Almost summer

It all changed. Two weeks ago. All at once. I felt it. Now I can see it too—the light is different. It is a slow awakening each year. And then, rather suddenly, everything shifts. The light turns almost pink. My pupils can’t do their work of filtering out the sun anymore and sunglasses, which in the winter are just an option, now become a necessity. read more

have you seen these?

LEGO for Moleskine. Be still my heart.

LEGO for Moleskine. Limited edition journals: write in the book—attach LEGOS to the cover. And then the counsel to “think with your hands.” Goodness me. I think this might be my moment of nirvana in the capitalist mainframe for the week. Is it more heavenly for the child or for his parents? Not sure. We might just get some super glue and a Composition notebook and call it quits. 🙂 Get your at Moleskine or Amazon. read more

The trouble with blogging or confessions of a social media addict

housemade, artisinal iPhones

Oh dear. My thoughts won’t leave me alone today. I am supposed to be cleaning my disaster of a studio. Am listening to the Sundays—very loudly I might add—in hopes that it might drown out my thoughts so I can clean my work table of all the patterns left unassembled from my recent shipments. But alas, my monkey mind is chatting away and my ears, though filled with song, are hooked up to my brain, damnit. So here I am at the damn computer again. I refuse to turn down the Sundays as I type because I am in blogging denial and so my fingers feel rather frenetic and the dark chocolate I just ate is making me feel fairly hopped-up and invincible. read more

STITCH Magazine, Spring 2012

The new Stitch magazine is out and it looks great! I have a project in this issue called everyday containers—super simple fabric buckets, made using oilcloth! (See an earlier post about a total mathematical/emotional meltdown trying to make fabric buckets long ago here.)  You can store things in them that you wouldn’t normally want to put in a fabric bucket—diaper cream, makeup, Legos, crudités, anything. The laminated cotton makes them wipeable and resistant. I used Kate Spain’s Central Park Metro in two colorways for the oilcloth lining. read more

Thoughts on Blogher ’11

Just got back from the blogging convention in San Diego (that was the Lede). I experienced a lot and most, not all, of it was good (that was the Hook). But met lots of cool, smart, savvy women and there was loads of energy and buzz. My pretension meter did go off a few times, however. And I was aware that “savvy” sometimes goes hand in hand with “weary.” But there was so much to learn and many kind women to chat up. For example, I learned about the basic format of journalistic writing–Lede, Hook, Nut graph, Kicker (this is the Nut Graph). Here are some more things I gleaned:
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The new Love stamps are here!

Oh, happy day! The new Love stamps are here. Now, you know that I just love stamps. See an earlier post on my love of stamps here. But (and I know I can tend towards superlatives) these might be my all-time favorite stamps. Sunny, vibrant, evocative of folk art and yet distinctly modern. I have been going to the post office for months hoping they had arrived and I even went yesterday. But I had no luck. My mom found these at the Hallmark store and gave them to me…she didn’t even know I had been waiting anxiously for them! She loves them, too. read more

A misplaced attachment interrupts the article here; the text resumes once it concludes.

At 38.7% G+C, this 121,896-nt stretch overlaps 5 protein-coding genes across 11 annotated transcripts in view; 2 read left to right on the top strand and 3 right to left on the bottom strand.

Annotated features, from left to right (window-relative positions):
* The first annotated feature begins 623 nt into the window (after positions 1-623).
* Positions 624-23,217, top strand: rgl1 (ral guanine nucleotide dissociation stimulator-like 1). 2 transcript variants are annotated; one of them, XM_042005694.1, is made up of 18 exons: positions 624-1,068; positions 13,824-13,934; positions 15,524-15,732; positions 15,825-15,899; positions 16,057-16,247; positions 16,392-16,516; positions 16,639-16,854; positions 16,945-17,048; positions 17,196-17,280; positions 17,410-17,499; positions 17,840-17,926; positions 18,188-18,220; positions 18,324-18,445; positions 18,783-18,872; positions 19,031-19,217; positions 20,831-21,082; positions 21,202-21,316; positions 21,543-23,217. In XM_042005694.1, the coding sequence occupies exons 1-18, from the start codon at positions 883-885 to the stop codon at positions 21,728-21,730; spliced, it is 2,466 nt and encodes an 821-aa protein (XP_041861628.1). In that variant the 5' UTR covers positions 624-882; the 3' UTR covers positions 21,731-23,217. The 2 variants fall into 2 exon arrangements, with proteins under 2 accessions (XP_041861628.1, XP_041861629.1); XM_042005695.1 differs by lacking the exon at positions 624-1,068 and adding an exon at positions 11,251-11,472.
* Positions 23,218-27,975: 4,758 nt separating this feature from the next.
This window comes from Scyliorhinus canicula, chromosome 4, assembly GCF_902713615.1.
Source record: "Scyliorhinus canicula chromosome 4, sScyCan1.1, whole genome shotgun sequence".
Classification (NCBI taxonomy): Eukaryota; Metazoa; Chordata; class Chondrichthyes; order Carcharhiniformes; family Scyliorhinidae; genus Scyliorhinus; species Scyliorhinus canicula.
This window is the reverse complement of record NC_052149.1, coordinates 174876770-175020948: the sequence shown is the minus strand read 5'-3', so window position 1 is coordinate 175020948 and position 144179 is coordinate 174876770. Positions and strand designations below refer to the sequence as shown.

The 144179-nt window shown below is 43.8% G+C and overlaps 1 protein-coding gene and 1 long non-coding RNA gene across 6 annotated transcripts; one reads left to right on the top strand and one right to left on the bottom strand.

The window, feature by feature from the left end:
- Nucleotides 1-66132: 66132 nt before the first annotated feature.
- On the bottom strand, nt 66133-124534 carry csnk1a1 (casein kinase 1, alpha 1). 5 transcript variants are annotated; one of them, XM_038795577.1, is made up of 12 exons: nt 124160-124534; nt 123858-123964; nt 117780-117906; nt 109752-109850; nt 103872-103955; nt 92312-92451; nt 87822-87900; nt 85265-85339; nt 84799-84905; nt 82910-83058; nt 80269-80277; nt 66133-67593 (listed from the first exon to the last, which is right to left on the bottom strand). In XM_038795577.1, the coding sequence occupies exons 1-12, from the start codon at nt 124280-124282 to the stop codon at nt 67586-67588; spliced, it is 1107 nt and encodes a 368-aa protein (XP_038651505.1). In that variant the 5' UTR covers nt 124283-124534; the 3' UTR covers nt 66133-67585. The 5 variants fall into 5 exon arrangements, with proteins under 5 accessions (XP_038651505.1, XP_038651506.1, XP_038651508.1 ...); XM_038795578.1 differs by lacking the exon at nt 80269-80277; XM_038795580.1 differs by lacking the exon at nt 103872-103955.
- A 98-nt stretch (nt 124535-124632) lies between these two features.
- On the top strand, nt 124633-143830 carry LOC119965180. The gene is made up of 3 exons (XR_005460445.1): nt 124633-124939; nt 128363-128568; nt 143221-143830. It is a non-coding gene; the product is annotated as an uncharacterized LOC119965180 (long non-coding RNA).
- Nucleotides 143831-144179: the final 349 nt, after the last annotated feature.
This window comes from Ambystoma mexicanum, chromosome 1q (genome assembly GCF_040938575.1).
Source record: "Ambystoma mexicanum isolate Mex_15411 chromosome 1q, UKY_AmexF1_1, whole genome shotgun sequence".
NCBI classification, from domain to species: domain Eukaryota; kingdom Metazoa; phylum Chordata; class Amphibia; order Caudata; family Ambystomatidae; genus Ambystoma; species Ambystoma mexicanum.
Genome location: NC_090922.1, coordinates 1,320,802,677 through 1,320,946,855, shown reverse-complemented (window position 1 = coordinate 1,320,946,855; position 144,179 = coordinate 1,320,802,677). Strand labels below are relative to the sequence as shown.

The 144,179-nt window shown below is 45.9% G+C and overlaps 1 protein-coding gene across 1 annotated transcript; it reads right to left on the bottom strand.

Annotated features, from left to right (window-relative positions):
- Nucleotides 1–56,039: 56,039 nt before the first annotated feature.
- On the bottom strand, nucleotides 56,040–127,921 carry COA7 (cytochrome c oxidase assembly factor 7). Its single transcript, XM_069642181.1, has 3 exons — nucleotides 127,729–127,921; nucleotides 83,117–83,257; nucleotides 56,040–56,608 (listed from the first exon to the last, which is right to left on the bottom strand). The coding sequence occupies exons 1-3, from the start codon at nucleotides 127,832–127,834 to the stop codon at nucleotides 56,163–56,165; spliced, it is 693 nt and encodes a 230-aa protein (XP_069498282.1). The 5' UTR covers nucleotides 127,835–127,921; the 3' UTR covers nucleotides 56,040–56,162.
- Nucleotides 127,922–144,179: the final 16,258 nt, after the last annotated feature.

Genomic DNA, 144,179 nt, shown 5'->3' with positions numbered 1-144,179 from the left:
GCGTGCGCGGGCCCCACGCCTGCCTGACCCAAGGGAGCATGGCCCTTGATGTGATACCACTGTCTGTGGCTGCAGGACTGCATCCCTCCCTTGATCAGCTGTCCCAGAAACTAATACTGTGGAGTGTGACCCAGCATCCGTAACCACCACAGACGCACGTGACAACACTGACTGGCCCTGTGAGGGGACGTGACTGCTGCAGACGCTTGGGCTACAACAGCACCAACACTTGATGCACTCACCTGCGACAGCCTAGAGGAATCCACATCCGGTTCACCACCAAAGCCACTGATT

Humility in the patchwork

Well, I just found my humility for the day. A four inch square of patchwork just took me down. No joke. If it were always smooth sailing, we’d get so bored, wouldn’t we? I’ve never met an art form that didn’t put me in touch with my humility in short order. But, $%@#!&*. I had to rip out the smallest corner of my new quilt FIVE or SIX times today and each time that little square of fabric became more and more of a mess. Weird, because it was for no technical reason or something that was beyond my reach…just simple, straight sewing. But if you lose your focus, things tend to collapse. The first time it happened I ripped it and sewed it again. By the third time, I thought of the buddhist monk raking his zen garden– the beautiful patterns raked into gravel and sand for hours and hours. And when he is done– he gathers a handful of fallen leaves and throws them onto his work. As if to say: I am not perfect. I am not in charge. I am not above nature. I am just a humble man. Things change. The wind blows…more leaves will fall soon enough. I LOVE stories like that– stories about man’s ability to attain humility and practice it is an art form. Like the Tibetan Buddhists hunched over sand mandalas for fifty or sixty hours creating elaborate patterns and images in sand. When they finish, they wipe their hands through it to symbolize impermanence. OK, so I didn’t mean to throw leaves at my quilt…but the results are the same. It is all fixed now and you can see the work in progress above. I am super excited about it. It is my newest pattern. It is the companion to my Wonky Little Houses™ Pillow pattern. The Wonky Little Houses™ Quilt pattern. It will be released and for sale in my etsy shop this month! Oh, and below are some monks making a mandala and then another erasing one.


I just found this jaw-droppingly cool company, Makedo. They sell little connector kits for assembling sculptures and creatures from leftover cardboard, yogurt cups, etc. I see hours and hours of fun for my family when I look at these little plastic bits. Their product is one part genius and one part no-duh! In fact, I have used little brads for similar purposes with the big boy, but they aren’t nearly as effective as these humongo plastic brads. The little accompanying saw tool looks like it cuts through cardboard so easily. Watch their cute video here.
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